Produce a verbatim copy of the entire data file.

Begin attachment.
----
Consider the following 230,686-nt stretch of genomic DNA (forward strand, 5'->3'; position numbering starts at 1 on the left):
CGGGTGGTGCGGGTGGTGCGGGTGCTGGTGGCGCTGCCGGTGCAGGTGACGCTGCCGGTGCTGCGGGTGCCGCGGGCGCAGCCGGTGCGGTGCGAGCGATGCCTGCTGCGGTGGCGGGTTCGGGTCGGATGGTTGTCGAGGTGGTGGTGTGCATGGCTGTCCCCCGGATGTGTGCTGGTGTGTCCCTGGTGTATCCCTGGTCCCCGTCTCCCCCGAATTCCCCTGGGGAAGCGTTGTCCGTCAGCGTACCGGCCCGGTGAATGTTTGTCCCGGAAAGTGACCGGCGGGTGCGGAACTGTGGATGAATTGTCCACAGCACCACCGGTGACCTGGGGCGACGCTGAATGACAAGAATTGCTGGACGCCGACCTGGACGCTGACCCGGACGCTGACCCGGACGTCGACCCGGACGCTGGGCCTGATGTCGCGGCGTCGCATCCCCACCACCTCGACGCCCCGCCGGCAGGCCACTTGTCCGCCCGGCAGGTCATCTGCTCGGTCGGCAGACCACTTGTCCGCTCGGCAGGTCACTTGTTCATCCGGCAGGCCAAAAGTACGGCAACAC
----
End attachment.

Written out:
Consider the following 230,686-nt stretch of genomic DNA (forward strand, 5'->3'; position numbering starts at 1 on the left):
CGGGTGGTGCGGGTGGTGCGGGTGCTGGTGGCGCTGCCGGTGCAGGTGACGCTGCCGGTGCTGCGGGTGCCGCGGGCGCAGCCGGTGCGGTGCGAGCGATGCCTGCTGCGGTGGCGGGTTCGGGTCGGATGGTTGTCGAGGTGGTGGTGTGCATGGCTGTCCCCCGGATGTGTGCTGGTGTGTCCCTGGTGTATCCCTGGTCCCCGTCTCCCCCGAATTCCCCTGGGGAAGCGTTGTCCGTCAGCGTACCGGCCCGGTGAATGTTTGTCCCGGAAAGTGACCGGCGGGTGCGGAACTGTGGATGAATTGTCCACAGCACCACCGGTGACCTGGGGCGACGCTGAATGACAAGAATTGCTGGACGCCGACCTGGACGCTGACCCGGACGCTGACCCGGACGTCGACCCGGACGCTGGGCCTGATGTCGCGGCGTCGCATCCCCACCACCTCGACGCCCCGCCGGCAGGCCACTTGTCCGCCCGGCAGGTCATCTGCTCGGTCGGCAGACCACTTGTCCGCTCGGCAGGTCACTTGTTCATCCGGCAGGCCAAAAGTACGGCAACAC